Slowly but surely, the prohibition of cannabis is coming to an end. The optimal result will be people growing cannabis as legally and non-nonchalantly as they do with tomatoes. For now, it just needs to be de-scheduled completely.
don’t see it changing anything. SCOTUS likely won’t even take it up.
I predict national “legalization” by the year 2024.
up to congress and the president. there is no legal remedy in the courts. i hope it does change, but courts can’t do it.
According to the Missouri Constitution, cannabis is not only a medicine, but an essential agricultural crop (Missouri Right to Farm Amendment  and Missouri Amendment 2 ). Our State’s constitution is in direct conflict with federal policy, as we have declared our rights on this issue.
There does not appear to be any other setting in which this can be resolved sooner rather than later. Waiting on Congress… well, congress.
feds don’t seem interested in enforcing much anyway. That said, state constitution has no bearing on federal law.
No bearing, but when there’s a conflict of interest between the State and Fed, that’s precisely what I always figured the SCOTUS was for.
Hell, I hear bringing cannabis over State lines is a federal offense, yet Oklahoma has out-of-state cannabis cards so medical patients from other states can come to buy from them.
Oregon and Washington are doing the same IIRC.
It is what SCOTUS is for. They tend to take a dim view of nullification. It threatens their own authority. I’ll be shocked if they take up the case, but if they do it will be to strike down the states constitutional provision. The case won’t be about marijuana scheduling, it will be about nullification. Can a state, by constitutional amendment effectively nullify federal law? no, that argument was lost long ago.
Not without a bill legalizing it passing both houses and being signed into law.
May happen in a decade or so but it would take a complete sweep by the dem’s in all likelihood to get it done any sooner and I seriously don’t see that happening.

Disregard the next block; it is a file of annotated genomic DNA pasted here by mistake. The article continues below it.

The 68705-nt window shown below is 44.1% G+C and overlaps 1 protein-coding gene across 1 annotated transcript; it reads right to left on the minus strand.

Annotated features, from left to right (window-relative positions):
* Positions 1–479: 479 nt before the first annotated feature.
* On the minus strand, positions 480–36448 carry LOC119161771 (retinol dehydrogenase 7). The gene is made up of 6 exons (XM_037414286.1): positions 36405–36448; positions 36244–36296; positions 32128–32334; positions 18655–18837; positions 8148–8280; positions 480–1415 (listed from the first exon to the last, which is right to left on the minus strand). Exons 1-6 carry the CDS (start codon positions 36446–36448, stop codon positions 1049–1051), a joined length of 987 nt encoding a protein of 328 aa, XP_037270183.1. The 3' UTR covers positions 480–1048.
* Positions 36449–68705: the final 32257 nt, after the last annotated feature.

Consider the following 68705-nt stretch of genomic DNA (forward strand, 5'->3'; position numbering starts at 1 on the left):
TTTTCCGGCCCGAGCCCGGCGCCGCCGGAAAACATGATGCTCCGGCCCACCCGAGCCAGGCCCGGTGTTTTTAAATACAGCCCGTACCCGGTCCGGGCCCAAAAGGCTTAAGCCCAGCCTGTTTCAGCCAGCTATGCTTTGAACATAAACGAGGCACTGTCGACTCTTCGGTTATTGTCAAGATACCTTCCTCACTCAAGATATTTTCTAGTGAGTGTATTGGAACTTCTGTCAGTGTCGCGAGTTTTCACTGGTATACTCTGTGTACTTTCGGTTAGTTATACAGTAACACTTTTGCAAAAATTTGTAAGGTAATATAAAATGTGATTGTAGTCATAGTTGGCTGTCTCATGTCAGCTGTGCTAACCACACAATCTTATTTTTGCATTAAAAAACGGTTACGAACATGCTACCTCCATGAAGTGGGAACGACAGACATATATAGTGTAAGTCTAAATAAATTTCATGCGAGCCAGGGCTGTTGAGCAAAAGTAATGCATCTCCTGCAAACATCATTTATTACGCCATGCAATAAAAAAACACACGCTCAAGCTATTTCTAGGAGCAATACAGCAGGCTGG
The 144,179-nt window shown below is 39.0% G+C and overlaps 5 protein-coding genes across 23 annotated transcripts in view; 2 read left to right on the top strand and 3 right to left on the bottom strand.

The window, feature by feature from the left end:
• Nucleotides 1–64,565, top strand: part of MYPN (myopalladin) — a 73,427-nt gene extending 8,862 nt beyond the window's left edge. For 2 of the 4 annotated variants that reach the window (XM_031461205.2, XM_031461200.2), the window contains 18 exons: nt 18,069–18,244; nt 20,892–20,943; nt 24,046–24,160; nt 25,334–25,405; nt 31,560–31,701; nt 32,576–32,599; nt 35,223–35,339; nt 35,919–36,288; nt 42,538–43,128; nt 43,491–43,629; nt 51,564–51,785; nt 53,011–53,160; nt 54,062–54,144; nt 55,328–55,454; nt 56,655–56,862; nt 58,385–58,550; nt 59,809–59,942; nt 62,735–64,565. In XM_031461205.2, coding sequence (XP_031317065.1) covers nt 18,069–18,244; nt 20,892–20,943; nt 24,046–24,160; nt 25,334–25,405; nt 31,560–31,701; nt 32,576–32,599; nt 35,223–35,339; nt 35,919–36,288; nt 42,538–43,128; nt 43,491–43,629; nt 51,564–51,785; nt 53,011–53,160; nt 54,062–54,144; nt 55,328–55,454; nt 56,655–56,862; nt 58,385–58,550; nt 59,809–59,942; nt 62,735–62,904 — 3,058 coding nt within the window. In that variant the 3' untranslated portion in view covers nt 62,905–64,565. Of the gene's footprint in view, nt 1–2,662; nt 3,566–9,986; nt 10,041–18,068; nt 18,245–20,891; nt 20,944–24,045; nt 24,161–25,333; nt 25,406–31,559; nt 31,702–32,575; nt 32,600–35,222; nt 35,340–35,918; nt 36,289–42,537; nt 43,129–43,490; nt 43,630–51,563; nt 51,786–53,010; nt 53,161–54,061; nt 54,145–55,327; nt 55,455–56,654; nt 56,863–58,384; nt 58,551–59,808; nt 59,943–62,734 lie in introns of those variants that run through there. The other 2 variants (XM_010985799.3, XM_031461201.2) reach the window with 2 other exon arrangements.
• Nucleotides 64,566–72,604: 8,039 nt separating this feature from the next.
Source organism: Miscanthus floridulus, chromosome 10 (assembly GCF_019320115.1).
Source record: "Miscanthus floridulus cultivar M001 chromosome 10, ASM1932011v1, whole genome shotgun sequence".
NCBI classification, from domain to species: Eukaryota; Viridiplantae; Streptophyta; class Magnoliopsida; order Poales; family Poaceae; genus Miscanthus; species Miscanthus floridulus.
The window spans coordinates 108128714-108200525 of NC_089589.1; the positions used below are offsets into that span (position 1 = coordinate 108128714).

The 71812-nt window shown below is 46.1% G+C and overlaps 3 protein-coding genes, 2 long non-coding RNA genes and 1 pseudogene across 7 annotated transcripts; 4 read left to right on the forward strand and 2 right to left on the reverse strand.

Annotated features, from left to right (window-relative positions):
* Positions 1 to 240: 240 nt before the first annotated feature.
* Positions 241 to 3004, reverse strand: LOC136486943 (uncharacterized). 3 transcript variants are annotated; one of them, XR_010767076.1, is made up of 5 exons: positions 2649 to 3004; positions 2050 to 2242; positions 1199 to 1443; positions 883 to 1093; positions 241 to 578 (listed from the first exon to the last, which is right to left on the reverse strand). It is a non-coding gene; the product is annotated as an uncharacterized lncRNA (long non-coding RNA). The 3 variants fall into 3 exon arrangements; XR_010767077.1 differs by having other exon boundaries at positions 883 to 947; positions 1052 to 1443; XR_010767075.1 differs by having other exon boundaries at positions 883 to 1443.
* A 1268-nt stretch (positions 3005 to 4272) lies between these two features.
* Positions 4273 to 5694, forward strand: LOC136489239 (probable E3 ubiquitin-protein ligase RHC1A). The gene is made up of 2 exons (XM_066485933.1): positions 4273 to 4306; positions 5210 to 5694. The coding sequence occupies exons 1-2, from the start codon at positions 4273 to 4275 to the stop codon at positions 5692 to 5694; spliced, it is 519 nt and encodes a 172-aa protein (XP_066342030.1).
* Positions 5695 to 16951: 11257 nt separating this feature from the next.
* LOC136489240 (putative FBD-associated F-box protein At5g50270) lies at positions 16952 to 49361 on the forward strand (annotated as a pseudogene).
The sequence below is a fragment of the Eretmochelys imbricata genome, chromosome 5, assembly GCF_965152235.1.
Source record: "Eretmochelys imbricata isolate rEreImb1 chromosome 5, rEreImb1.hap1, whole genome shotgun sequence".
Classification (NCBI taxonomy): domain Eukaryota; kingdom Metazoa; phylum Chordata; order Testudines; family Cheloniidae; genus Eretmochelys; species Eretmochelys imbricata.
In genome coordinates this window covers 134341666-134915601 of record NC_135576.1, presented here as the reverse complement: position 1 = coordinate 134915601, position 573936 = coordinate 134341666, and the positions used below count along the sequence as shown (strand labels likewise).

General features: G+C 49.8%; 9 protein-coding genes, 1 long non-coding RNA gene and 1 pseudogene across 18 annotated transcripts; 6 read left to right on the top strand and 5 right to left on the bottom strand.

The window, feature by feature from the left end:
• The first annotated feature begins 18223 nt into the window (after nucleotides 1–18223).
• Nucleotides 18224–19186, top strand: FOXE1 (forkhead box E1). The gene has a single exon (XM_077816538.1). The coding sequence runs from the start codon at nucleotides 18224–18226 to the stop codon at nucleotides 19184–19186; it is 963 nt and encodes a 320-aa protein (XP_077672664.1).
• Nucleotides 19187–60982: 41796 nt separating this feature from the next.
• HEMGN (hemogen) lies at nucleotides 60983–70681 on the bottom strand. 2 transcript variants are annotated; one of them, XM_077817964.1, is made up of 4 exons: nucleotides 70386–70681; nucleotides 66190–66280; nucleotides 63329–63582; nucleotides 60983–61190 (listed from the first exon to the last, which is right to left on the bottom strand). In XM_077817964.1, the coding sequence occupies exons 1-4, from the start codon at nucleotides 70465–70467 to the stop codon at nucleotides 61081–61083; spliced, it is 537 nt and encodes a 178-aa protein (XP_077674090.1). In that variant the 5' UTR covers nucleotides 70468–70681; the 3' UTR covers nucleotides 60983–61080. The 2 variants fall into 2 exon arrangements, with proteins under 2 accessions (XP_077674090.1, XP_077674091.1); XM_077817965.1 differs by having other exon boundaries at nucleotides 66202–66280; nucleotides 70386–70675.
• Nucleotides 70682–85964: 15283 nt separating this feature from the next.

Should be dismissed. Currently canibus can not be declasified as it is part of a treaty. Courts can’t change a treaty. Only congress or the president is able to do that.
Dorrection, your states constitution is in conflict with a federal treaty, and federal law. NOT policy.
Here come the legal “experts” with a clear bias.
Can a judge just say – it should be legal make is so when there are A) laws against it and B) a signed treaty behind the law? And sub question C) – has the courts ever ruled a treaty as unconstitutional?
Reid v. Covert
It has not happened, but yes, it can. The Constitution is the Law of the Land.
That doesn’t have anything to do with a treaty.
Yes, it does.
“The court also held…”
A treaty cannot violate the Constitution.
What section of the constitution does a treaty criminalizing drugs? Please and thank you.
I don’t understand the question. I didn’t say anything about drugs.
Implying that a treaty somehow overrides the Constitution. That is incorrect, it doesn’t. I answered the questions that were posed.
The operation of treaties as laws (Federalist 75) gives rise to the judicial review process the SCOTUS gave itself in Marbury, just as any other law.
It was also addressed in Goldwater v. Carter although in that case they refused to take it up, claiming it to be a political question because Congress failed to issue a formal opposition. Procedural, not authority.
Nothing overrides the Constitution.
If you are asking what part of the Constitution it could possibly be in violation of, obviously the 4th, 5th, 9th and 10th Amendments come immediately to mind.
What is the delegated authority for making a plant illegal to possess or use?